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Music and Health – Benefits, Mental Health and Dementia

Listening to music can be a different experience for everyone, but we can all agree that music has its own power, whether it makes you feel nostalgic, helps you focus or boosts your mood. It is something that enables people to connect with others as well as having a positive effect on your mind, body and soul. However, working in the music industry as an artist could also be damaging to a person’s mental health if they do not seek the support that they need.

Positive Effects on Your Health

Listening to music releases dopamine which is responsible for the feeling of pleasure. When experiencing tension and then resolution in music, for example a drop in a dance track, it is universally satisfying because different brain circuits are involved in both the anticipatory and achievement process. Dopamine also helps with motivation and studies have shown that listening to music whilst working can increase efficiency. However, this depends on whether you had a choice in the music that you are listening to because if the music is out of your control it can cause stress and the positive effects will not occur because dopamine is released only when music is pleasurable in relation to your mood or personal taste.

Music is also known to increase helpful antibodies such as Immunoglobulin A which aids cells to attack bacteria or germs which are invading the body, meaning that listening to music can increase a person’s immune system. Additionally, it has been proven that listening to music strengthens your heart and lowers blood pressure depending on the type of music that you are listening to. Pop, Rap, Country and Reggae have the same effect on the body as they all get the blood pumping which makes you less calm and happier. Metal is believed to help cope with feelings of depression and stress. Classical music releases stress hormones and causes a dopamine rush.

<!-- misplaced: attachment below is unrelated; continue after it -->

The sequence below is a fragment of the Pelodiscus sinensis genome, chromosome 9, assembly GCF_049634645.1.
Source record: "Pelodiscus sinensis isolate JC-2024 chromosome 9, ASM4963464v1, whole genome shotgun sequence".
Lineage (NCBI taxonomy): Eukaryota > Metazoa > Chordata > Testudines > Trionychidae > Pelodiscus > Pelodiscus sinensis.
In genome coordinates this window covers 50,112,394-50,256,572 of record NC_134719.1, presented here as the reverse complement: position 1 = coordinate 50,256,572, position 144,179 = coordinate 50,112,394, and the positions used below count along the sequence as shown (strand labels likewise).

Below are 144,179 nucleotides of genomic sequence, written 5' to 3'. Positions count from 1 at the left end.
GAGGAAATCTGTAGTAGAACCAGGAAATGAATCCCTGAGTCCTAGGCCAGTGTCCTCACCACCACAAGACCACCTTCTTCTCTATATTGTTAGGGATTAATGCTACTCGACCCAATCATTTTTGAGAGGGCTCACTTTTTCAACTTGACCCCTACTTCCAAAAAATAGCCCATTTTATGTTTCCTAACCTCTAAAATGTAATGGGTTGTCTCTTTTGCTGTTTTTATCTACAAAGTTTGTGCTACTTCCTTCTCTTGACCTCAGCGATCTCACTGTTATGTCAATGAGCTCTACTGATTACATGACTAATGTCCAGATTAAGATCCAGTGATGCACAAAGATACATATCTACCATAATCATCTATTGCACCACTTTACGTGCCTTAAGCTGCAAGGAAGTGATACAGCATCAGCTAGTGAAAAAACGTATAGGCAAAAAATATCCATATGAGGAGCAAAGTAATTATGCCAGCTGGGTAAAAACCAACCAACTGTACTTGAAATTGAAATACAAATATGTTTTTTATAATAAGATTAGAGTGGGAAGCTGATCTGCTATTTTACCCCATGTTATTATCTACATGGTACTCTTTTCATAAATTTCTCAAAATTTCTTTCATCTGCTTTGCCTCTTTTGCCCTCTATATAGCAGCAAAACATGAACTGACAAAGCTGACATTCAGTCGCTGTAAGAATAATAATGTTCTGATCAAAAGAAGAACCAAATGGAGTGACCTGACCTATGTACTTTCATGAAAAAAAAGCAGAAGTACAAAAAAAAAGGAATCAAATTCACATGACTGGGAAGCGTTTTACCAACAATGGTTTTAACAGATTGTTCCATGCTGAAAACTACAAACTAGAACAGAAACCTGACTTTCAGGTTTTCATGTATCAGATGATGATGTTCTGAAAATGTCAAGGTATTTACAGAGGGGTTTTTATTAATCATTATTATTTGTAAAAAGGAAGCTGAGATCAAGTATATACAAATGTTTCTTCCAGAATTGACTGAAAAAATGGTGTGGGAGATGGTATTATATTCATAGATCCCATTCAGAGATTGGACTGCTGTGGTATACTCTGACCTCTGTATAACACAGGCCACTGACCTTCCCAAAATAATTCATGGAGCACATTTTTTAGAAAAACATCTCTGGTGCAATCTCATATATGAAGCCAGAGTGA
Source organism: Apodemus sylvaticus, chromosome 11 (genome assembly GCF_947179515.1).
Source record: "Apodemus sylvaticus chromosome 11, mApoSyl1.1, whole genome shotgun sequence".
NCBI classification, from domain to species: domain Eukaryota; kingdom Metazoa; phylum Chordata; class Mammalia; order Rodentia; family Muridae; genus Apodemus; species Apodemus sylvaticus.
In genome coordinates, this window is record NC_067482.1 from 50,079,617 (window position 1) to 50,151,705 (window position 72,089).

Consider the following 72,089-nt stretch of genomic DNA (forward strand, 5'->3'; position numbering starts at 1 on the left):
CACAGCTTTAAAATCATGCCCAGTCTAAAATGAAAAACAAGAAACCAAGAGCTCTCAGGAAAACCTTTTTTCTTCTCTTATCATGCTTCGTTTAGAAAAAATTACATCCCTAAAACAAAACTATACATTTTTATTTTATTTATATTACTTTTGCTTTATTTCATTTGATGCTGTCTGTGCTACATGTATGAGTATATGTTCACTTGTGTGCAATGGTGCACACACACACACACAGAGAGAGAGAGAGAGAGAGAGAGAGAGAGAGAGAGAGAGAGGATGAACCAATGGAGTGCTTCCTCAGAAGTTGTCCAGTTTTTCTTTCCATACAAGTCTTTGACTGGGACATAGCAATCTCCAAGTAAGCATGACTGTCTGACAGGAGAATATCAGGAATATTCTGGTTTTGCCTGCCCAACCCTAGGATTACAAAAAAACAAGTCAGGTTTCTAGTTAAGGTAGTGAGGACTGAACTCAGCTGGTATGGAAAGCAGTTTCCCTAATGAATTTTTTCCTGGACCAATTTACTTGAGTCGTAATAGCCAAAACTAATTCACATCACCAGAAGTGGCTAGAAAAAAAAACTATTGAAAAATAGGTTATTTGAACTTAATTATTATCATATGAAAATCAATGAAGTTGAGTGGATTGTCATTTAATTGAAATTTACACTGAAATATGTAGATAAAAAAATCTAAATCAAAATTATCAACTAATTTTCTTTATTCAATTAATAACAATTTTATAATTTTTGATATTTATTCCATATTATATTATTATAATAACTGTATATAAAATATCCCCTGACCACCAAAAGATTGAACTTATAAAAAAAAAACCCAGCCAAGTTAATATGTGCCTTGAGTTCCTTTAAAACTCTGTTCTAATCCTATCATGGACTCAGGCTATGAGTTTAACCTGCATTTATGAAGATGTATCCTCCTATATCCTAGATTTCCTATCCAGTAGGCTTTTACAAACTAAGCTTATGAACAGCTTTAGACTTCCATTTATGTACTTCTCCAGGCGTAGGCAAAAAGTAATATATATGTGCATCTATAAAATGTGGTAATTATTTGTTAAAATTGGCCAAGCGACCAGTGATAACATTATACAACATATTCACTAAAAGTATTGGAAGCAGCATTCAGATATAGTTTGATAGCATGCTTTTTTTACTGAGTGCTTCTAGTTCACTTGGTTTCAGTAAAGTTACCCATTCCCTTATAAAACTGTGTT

Music and Mental Health

Music therapy has been proven by Levy (2017) to ‘reduce anxiety and physical effects of stress, improve healing, helps to manage Parkinson’s and Alzheimer’s, reduces depression and other symptoms in the elderly, decreased symptoms of psychological disorders including schizophrenia and finally it improves self-expression and communication.’ Music therapy is thought to help manage mental health problems in the ways listed above as well as help minimise the trauma and disruption associated with hospitalisation.

However, 73% of artists in the music industry suffer with mental illnesses according to Record Union. Although listening to music can relieve issues relating to stress, anxiety and depression, it has been said that working in the music industry as an artist can actually increase these negative emotions in relation to their creation of music. This can be caused by fear of failure, financial issues and also being lonely. Help Musicians UK have launched a 24/7 mental health support service for anyone in the music industry that may need some support or advice. Companies like these are here to support musicians at any time and are working on ways to prevent mental illnesses from becoming so common amongst young independent musicians.

Music and Dementia

The national Music For Dementia 2020 campaign has recently been announced which will help to encourage patients to find the right services. Its aim is to make music available to everyone who is living with dementia. Music helps to unlock memories and improve the quality of life for a patient. It allows them to communicate beyond words and bond with others which is something music can do for anyone. As previously mentioned, music can make anyone feel nostalgic and dementia patients respond best to songs that they grew up listening to as it can trigger emotions and personal memories which can help ease the behavioural and psychological symptoms of dementia.

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